top_1_963_35.JPG
top_2_1.jpg top_2_2.jpg
 
 
  HOME   PUBLISH   DONATE   ABOUT   CONTACT   HELP   SEARCH  
 
   
The Sabbath in the Classical Kabbalah
The Sabbath in the Classical Kabbalah
Click on image to enlarge

Elliot K. Ginsburg - Author
SUNY series in Judaica: Hermeneutics, Mysticism, and Religion
N/A
Hardcover - 341 pages
Release Date: June 1989
ISBN10: 0-88706-778-6
ISBN13: 978-0-88706-778-5

Out of Print
N/A
Paperback - 341 pages
Release Date: June 1989
ISBN10: 0-88706-779-4
ISBN13: 978-0-88706-779-2

Out of Print
Available as a Google eBook
for other eReaders and tablet devices.
Click icon below...


Summary

"Ginsburg succeeds in finding his way through a vast web of difficult materials and presents them intelligibly to the modern reader. He has applied the categories of anthropology and history of religions to his materials in a most creative manner."-- Arthur Green, Reconstructionist Rabbinical College

This book is a critical study of the mystical celebration of Sabbath in the classical period of Kabbalah, from the late twelfth to the early sixteenth centuries. The Kabbalists' re-reading of the earlier Jewish tradition has been called a model of "mythopoeic revision," a revision rooted in a world-view that stressed the interrelation of all worlds and levels of being. This is the first work, in any language, to systematically collect and analyze all the major innovations in praxis and theology that classical Kabbalah effected upon the development of the Rabbinic Sabbath, one of the most central areas of Jewish religious practice.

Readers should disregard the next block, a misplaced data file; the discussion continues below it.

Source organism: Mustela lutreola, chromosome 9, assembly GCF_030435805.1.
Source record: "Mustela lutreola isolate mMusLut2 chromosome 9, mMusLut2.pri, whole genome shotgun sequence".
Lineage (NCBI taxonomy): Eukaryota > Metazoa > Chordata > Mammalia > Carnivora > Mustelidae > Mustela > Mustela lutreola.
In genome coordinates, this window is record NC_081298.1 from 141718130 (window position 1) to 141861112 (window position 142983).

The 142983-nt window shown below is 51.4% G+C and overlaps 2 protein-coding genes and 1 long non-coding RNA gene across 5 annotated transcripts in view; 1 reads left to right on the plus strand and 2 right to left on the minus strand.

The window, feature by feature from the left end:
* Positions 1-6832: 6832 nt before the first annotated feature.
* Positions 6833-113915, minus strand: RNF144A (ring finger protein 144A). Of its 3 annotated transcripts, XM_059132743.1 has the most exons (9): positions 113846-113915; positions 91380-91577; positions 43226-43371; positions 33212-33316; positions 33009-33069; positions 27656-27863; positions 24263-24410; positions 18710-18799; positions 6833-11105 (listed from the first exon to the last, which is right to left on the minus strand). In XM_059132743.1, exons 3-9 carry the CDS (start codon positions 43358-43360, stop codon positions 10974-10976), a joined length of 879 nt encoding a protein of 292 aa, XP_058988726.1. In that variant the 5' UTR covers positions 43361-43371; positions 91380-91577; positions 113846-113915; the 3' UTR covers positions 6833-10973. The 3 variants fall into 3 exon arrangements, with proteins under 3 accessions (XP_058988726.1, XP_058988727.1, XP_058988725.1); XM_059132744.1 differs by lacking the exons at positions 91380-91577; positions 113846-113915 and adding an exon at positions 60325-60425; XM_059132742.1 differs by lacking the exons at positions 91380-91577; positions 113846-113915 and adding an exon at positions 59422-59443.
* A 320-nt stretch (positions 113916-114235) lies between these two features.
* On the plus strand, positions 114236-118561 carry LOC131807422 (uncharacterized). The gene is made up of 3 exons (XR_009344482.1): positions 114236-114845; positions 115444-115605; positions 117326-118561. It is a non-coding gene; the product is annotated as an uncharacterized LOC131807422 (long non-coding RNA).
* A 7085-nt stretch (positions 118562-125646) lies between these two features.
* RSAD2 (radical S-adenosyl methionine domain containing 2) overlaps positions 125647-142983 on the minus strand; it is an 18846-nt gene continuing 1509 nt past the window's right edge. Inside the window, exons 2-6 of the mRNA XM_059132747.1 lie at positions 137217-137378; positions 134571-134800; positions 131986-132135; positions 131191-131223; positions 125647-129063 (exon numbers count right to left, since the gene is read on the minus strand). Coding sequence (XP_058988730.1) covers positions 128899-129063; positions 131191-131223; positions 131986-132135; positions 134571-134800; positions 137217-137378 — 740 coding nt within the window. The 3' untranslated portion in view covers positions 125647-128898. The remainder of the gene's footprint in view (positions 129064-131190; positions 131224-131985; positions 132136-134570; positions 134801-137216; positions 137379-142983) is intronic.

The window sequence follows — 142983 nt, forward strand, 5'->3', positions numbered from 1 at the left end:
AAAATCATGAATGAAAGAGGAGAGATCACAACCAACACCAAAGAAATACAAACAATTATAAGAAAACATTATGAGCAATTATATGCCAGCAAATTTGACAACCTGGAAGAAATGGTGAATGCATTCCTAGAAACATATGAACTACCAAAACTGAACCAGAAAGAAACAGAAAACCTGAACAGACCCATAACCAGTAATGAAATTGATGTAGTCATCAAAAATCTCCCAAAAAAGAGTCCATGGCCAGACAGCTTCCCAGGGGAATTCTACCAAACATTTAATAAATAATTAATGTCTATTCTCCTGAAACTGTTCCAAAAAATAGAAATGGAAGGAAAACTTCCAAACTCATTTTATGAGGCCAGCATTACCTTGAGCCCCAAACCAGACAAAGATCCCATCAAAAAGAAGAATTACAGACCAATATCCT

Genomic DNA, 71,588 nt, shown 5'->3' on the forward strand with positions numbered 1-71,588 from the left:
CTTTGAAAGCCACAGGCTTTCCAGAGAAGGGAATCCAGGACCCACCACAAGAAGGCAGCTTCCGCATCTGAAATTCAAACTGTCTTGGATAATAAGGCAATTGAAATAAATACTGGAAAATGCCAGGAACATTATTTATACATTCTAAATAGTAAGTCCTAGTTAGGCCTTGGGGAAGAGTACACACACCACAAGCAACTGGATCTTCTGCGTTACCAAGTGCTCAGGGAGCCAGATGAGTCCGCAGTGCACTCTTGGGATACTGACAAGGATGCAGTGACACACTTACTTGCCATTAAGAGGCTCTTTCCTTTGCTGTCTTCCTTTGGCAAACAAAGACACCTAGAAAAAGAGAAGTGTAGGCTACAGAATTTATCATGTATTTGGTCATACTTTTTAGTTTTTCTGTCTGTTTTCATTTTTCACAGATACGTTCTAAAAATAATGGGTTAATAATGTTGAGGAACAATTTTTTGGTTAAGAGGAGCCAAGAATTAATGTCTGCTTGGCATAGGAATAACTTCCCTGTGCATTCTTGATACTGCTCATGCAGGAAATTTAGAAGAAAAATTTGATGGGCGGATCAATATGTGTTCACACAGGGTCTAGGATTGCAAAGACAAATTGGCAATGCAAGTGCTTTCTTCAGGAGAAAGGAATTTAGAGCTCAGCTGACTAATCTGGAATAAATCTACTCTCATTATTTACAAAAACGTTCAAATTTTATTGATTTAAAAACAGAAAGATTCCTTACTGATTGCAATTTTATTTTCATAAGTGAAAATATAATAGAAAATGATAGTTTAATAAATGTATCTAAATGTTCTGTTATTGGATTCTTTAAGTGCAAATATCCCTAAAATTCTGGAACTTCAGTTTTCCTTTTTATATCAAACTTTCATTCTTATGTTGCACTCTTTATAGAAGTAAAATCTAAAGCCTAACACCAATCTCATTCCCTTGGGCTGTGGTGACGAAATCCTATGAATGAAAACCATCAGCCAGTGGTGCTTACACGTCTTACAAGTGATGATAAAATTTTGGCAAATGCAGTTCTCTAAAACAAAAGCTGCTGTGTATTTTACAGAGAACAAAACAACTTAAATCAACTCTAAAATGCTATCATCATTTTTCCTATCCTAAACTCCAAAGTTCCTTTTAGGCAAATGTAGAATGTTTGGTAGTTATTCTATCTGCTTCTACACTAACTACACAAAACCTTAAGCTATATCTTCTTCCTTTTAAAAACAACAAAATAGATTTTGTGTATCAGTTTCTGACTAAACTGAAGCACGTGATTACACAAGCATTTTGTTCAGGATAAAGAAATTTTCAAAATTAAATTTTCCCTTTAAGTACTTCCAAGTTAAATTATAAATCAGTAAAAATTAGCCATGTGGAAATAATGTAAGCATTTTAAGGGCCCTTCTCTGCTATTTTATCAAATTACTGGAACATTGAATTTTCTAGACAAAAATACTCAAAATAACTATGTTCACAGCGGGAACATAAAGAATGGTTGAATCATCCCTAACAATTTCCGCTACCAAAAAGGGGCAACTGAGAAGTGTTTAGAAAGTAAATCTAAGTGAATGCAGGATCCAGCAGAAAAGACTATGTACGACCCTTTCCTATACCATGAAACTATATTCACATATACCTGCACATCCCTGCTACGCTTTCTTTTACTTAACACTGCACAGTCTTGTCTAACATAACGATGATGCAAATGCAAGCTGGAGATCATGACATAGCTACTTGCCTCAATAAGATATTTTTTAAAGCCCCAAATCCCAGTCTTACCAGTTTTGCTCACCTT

The author analyzes the historical development of the Kabbalistic Sabbath, constructs a theoretical framework for the interpretation of its dense myth-ritual structure, and provides a phenomenology of key myths and rituals. It is one of the first Kabbalistic studies to integrate traditional textual-historical scholarship with newer methods employed in the study of religion and symbolic anthropology.

Elliot K. Ginsburg is Associate Professor in the Judaic and Near Eastern Studies Program and the Department of Religion at Oberlin College.


Bookmark and Share

Table of Contents

No table of contents available for this publication.


Related Subjects
25174/24652(//)

Related Titles

Imagining the Jewish Future
Imagining the Jewish Future
Autonomy and Judaism
Autonomy and Judaism
Philip Roth and the Jews
Philip Roth and the Jews
Reviewing the Covenant
Reviewing the Covenant
Jewish Life and American Culture
Jewish Life and American Culture
Small Nations in Times of Crisis and Confrontation
Small Nations in Times of Crisis and Confrontation
Fear of Fiction
Fear of Fiction
Alternatives in Jewish Bioethics
Alternatives in Jewish Bioethics
God's Voice from the Void
God's Voice from the Void
An Introduction to Modern Jewish Philosophy
An Introduction to Modern Jewish Philosophy



 
bottom_1_963_35.jpg